Although he lives in the shadow of Tokyo Skytree, the world's tallest freestanding broadcast tower, Kiyoyuki Takahashi sees mostly the low points.
Takahashi, 72, belongs to the 20-member “Motenashitai” group of the Sumida Ward’s silver human resources center, which picks up trash from streets near the 634-meter tall tower.
On a light rainy Saturday in June, walking about eight kilometers, Takahashi's five-member group filled a 45-liter plastic bag with refuse, including half-filled cans of beer and used diapers.
“I hope visitors will go home happily and will return, but …,” Takahashi lamented. “Where did our generation go wrong in raising our children?”
Tokyo Skytree opened to the public on May 22 to glowing media reports and the highest expectations.
The new Tokyo landmark in Sumida Ward is attracting train loads of visitors each day, with a total of 5.5 million people having passed through the tower and commercial complex since its opening. Along with those multitudes of tourists, however, come a laundry list of problems.
Local residents complain of some poor-mannered visitors, who leave piles of garbage and keep them up at night with excess noise.
“Young people make a lot of noise late at night,” said Tetsuyoshi Asakawa, a 75-year-old hardware shop owner.
Ward officials are also wrestling with illegally parked cars and bicycles on the streets. License plates of the cars parked along the narrow road showed they are from outside Tokyo. Motorbikes pass through the streets, their engines blaring late into the night. Illegally parked bicycles are also creating headaches.
A few bicycles were seen on narrow streets around Skytree, while parking lots that could hold a total of about 4,500 bicycles were not filled.
Sumida Ward employees spotted about 200 illegally parked bicycles shortly after the tower’s opening, but after a warning was posted, their number halved.
To combat these problems, the ward eventually allotted a total of 39 million yen ($484,900) for cleaning up rivers and roads, patrolling for noise reduction and taking measures against illegally parked bicycles.
The ward is considering setting up garbage bins this summer in parks in response to locals’ request. At present no bins are installed in neighborhood parks.
At the attraction itself, visitors wanting to go up in the tower have been caught off-guard by last-minute decisions to halt the elevators and to close the observatories at the top due to high winds.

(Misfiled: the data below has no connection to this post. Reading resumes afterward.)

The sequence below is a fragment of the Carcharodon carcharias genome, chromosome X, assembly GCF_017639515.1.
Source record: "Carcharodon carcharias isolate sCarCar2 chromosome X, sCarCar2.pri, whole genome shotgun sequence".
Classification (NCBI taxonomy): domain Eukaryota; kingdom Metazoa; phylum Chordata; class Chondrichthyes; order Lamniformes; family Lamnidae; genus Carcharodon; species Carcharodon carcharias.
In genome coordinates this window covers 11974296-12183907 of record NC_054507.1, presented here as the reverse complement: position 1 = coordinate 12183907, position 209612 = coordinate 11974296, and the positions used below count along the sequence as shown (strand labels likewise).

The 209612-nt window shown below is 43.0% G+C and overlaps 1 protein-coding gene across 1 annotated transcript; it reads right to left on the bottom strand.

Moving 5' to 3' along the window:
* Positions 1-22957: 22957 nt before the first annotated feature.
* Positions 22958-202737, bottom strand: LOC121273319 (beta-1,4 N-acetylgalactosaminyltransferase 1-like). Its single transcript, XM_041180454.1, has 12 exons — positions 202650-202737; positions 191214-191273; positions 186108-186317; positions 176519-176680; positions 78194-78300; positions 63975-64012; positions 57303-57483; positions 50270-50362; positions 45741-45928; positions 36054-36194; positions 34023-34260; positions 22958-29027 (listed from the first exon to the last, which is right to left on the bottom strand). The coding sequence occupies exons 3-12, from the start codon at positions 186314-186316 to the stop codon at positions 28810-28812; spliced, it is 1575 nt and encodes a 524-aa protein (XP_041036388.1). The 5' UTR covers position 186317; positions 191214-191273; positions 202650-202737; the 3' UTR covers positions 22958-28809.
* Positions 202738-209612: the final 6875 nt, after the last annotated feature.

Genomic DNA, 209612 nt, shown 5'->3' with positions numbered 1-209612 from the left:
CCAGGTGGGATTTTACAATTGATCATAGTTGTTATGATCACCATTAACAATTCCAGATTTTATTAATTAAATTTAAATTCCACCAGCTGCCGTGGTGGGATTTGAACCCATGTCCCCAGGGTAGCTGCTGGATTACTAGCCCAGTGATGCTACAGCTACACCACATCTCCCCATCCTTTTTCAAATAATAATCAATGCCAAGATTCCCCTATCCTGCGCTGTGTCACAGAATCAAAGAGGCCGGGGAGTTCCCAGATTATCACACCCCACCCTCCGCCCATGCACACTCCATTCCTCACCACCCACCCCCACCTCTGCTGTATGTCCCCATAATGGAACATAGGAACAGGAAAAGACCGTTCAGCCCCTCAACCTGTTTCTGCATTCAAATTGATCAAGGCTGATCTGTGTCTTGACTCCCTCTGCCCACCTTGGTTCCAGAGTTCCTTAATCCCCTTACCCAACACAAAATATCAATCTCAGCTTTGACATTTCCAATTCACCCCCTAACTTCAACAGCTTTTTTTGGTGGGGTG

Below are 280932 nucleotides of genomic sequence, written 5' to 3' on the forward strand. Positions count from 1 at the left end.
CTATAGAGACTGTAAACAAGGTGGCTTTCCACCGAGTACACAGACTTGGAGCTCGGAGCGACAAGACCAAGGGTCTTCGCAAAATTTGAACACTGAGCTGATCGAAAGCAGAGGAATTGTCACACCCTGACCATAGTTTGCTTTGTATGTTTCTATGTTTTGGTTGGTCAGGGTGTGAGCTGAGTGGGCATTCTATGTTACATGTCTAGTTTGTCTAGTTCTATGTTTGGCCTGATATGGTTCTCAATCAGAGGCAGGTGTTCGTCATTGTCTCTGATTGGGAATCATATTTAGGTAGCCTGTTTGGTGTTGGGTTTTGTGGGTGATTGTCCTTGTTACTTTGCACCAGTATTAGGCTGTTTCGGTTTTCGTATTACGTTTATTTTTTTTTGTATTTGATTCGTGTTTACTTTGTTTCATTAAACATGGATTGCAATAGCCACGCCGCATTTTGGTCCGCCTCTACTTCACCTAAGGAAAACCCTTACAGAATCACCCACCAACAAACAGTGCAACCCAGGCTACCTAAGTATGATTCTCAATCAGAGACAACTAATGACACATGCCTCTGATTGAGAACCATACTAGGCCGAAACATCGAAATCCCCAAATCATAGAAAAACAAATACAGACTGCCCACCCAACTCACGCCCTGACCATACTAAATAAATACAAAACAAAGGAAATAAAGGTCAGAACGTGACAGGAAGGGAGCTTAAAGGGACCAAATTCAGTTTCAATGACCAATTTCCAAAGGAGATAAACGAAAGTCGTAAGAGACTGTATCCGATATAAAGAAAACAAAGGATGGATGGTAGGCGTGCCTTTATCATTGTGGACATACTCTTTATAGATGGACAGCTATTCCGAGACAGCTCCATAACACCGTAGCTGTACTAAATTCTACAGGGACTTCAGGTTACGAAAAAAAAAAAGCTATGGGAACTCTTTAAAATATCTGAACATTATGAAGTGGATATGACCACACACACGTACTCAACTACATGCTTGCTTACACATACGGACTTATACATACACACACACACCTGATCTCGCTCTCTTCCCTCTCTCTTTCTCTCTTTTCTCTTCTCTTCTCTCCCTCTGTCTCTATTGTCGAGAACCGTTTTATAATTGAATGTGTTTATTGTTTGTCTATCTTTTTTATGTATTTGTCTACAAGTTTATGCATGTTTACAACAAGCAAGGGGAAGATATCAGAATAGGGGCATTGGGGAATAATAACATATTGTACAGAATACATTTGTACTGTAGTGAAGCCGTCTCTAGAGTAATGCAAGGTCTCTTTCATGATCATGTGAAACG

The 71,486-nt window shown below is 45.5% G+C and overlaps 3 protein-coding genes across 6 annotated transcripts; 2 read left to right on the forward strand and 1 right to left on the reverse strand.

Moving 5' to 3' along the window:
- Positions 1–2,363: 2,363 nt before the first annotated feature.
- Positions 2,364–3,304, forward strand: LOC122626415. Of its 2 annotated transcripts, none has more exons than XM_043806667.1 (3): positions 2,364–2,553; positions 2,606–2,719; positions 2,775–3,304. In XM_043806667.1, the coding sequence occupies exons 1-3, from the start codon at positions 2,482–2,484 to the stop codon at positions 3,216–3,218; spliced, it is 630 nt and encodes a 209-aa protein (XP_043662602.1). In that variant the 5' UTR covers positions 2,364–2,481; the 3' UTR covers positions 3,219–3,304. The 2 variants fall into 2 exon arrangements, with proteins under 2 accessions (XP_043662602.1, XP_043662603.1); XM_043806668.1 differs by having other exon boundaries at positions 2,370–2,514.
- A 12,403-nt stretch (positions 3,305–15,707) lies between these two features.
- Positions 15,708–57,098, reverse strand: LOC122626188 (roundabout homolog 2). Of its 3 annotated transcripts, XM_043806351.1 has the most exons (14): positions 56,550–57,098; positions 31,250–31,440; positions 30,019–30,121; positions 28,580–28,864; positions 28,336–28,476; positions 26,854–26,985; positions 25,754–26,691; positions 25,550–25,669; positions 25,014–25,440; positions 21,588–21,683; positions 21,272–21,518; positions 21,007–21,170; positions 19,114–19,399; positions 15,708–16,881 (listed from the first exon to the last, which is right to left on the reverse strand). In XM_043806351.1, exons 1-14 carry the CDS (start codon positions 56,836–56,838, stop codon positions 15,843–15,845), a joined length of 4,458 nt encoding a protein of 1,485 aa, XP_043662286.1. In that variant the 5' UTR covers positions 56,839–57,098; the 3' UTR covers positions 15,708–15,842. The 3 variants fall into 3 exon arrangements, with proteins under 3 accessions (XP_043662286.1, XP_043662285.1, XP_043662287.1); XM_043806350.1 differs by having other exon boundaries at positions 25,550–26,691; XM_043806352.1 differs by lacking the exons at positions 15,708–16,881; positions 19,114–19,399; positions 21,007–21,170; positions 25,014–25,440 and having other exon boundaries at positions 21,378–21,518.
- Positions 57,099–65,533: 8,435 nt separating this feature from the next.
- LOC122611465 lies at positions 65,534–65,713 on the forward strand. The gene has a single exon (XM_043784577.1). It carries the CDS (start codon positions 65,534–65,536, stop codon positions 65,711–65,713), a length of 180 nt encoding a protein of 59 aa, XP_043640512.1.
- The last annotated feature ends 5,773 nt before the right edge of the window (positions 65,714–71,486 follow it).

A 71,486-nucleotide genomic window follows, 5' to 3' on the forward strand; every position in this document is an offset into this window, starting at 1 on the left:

Skytree has stopped its elevators four times during the past month, starting from the opening day, due to high winds. Operation of the two observatories atop the tower have also been suspended three times.
“It is so fragile,” said Masami Akasaka, who was forced to give up going up to one of the observatories on June 19 due to approaching Typhoon No. 4. The operator decided to halt the elevator.
“With the elevator having been suspended so often, what would happen in winter, when a strong wind blows?” asked Akasaka, 49, from Taito Ward.
The highest observatory, Tenbo Kairo, suspended operations on June 20 as well from the morning to 7:30 p.m.
While elevators in a building are not affected by winds in general, Skytree, a thin and tall structure, is different.
Tobu Tower Skytree Co., the operator of Tokyo Skytree, has a voluntary standard of halting elevators when the wind velocity reaches 30 meters per hour or higher. In actuality, however, the company halts the elevators even under lower wind speeds.
In the elevators, violent swaying of the cables that raise and lower the car could damage the elevators' operating mechanism.
A safety system to control the motion of the elevator--by automatic halting or lowering the speed--might be triggered in an emergency.
“But if the car stopped in the middle or if the passengers are forced to use emergency stairs, it would cause anxiety,” said a Skytree official.
The company stops the elevator before the safety control system kicks in, the official said.
Still, with no clear-cut standard based on wind velocity, for example, the decision to halt the elevators is based on rule of thumb, such as considering the duration of the wind. It is a difficult judgment call, the official said.
Following the opening, Tobu Tower Skytree increased the number of times it receives a private local forecast from the Japan Weather Association.
Skytree receives forecasts twice a day on velocity and direction of the winds, temperature and weather at six points at 650 meters high. It asked the association to provide the data every hour or two when strong winds are expected, instead of the usual twice each day.
Another challenge is how to inform the visitors of suspension of the elevators. Even though the company uses announcements, posting and a website, the notifications have not reached visitors quickly. On June 19, the company made the announcement only an hour before the elevators were stopped.
Hirotake Takanashi, a public relations official at Tobu Tower Skytree, said the company will try harder to make quicker decisions when elevators should be halted.
(This article was written by Kazuhisa Kurokawa and Kenji Katayama.)
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